Municipal finance and governance is a topic that doesn’t get much attention. But interest perks when the Mississauga mayor makes a stunning admission about cancelling a planned LRT if the province doesn’t pay the full cost. Or when the Toronto mayor presents a budget that is all about “caring investments” while proposing to maintain property tax below the rate of inflation.
Both instances are snapshots of the fiscal health and governance challenges facing Canada’s large cities and city-regions and how they affect our day-to-day living. Despite growing in importance as economic engines of the country, these municipalities have a constant struggle on hand stretching budgets to meet growing demands.
It was this conundrum that led to the setting up of the Institute on Municipal Finance & Governance (IMFG). “Very few people had a grasp on managing finances, even within city governments,” says Alan Broadbent, chairman of the institute, as it gets set to mark its 10th anniversary this year. “The idea was to lay down the architecture of municipal finance, highlight how it is different and educate more and more people about its uniqueness.”
Along with Enid Slack, Alan launched IMFG in 2004 at the University of Toronto’s Munk School of Global Affairs. And he points out that even after a decade the institute finds itself in a rarefied field. He recalls Enid declaring herself to be one of the top five experts in the area of municipal finance and then quickly admit that there are only five of them in the entire world!
Attempt to broaden the conversation
“Apart from filling the knowledge gap by providing solid research and analysis to inform policy, we want to broaden the conversation on issues that are important to cities and encourage graduate students to take up the work by giving out two scholarships each year,” says Alan.
In its full length IMFG Papers on Municipal Finance and Governance and shorter Perspectives and Forum reports, the institute addresses topics that include expenditure and revenue trends in cities, the fiscal health of cities, financial transparency and accountability, municipal borrowing and infrastructure financing, affordable housing, and transit finance.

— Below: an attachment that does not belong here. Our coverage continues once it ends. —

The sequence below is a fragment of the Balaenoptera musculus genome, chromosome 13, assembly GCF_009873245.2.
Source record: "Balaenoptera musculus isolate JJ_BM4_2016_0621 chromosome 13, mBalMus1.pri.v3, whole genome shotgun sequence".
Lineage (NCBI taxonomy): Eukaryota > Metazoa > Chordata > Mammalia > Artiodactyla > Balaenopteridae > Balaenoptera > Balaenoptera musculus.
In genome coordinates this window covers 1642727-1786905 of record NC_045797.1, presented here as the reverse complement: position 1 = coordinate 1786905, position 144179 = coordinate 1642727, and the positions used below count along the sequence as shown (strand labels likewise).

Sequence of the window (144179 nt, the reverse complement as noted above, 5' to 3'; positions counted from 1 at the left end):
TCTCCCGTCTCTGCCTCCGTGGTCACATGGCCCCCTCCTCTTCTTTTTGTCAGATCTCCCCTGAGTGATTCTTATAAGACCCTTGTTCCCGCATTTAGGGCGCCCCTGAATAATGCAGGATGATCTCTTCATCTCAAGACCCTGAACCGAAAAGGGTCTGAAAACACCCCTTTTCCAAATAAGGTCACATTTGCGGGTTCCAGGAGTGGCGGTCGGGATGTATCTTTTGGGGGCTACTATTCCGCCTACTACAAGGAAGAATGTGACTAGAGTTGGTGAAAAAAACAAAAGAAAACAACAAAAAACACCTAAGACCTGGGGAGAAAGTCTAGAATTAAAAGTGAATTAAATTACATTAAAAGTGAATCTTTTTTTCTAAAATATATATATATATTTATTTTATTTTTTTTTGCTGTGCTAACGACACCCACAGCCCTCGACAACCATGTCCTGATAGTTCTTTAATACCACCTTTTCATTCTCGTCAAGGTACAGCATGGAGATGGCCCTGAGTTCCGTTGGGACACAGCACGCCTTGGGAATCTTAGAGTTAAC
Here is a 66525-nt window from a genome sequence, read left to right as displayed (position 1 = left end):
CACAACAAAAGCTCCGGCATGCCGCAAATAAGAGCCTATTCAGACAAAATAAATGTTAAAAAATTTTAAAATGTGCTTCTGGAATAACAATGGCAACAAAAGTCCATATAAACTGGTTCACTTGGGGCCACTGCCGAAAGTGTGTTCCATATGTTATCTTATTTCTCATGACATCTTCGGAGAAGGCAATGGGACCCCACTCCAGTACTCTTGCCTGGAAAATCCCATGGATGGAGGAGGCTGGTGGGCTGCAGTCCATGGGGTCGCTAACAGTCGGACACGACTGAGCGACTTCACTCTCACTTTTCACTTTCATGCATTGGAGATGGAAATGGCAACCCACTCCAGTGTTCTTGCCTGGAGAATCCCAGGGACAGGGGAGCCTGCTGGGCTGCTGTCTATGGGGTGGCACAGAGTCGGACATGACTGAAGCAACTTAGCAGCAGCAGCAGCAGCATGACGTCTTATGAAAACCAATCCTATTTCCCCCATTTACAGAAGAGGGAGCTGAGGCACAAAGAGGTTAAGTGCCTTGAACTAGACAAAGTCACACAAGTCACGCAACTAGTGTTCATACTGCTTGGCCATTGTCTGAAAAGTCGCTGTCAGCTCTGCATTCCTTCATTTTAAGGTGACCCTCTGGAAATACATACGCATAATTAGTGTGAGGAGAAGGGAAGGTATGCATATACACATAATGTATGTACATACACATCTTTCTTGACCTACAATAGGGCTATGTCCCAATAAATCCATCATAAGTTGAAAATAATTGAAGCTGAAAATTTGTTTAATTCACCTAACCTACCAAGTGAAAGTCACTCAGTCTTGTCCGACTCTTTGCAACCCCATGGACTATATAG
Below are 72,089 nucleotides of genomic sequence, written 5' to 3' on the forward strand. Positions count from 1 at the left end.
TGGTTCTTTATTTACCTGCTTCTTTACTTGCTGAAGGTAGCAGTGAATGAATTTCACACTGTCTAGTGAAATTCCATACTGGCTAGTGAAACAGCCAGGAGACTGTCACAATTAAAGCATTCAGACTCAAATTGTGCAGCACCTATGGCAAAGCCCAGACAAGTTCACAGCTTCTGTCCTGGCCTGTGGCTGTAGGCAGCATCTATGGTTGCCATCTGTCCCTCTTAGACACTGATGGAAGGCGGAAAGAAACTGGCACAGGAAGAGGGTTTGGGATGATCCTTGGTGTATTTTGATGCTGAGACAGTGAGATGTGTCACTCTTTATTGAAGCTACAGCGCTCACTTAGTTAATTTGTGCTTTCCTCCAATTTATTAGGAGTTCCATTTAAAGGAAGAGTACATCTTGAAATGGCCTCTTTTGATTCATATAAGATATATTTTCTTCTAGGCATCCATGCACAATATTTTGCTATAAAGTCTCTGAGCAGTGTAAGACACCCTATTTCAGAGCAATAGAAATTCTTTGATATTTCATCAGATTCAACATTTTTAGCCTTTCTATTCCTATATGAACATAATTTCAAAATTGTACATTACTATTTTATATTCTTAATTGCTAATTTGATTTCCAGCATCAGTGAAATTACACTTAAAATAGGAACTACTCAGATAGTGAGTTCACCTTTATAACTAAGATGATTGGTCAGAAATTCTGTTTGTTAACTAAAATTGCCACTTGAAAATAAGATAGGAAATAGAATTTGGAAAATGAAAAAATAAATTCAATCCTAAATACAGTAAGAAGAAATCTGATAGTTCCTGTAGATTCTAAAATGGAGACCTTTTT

One of IMFG’s recent papers on Toronto’s fiscal health even explains how the Toronto mayor could increase investments without raising taxes. The paper points out that user charges and fees have been an important and growing source of Toronto’s revenues. It calculated that an average household paid nearly $400 more in charges and fees in 2012 compared to what they paid in 2000 for the same services.
Creating a knowledge hub
Alan says the enormous costs that city services entail cannot be funded by the limited revenue tools that Canadian municipalities currently have at their disposal. Larger cities like Mississauga and Toronto are forced to go to the provincial and federal governments for help and in the process deal with uncertainties posed by wild card politics.
While cities would benefit if they had more leeway to manage their finances, that responsibility comes with certain political risks, says Alan. Many city leaders are not courageous enough to face the certain heat if they raise taxes and are happy to let the other levels of government take steps to raise revenue and then pass it on to them. “I guess only mayors like Calgary’s Naheed Nenshi might be prepared to take unpopular steps and face the consequences.”
Acknowledging that different cities have different needs, Alan says IMFG’s mandate is to focus on tailor-made solutions based on research and continuous learning from across the world. To achieve this IMFG holds several events each year which bring together academia and participants from the public, private, and non-profit sectors. It also hosts visiting scholars to understand how urban finance and governance issues are addressed in other countries.
“The goal is to iron out inefficiencies and ensure everybody can take part in the good life cities offer without being squeezed out. In other words, to make cities just and equitable places through evidence-based planning,” says Alan on what IMFG would be doing in its coming decade.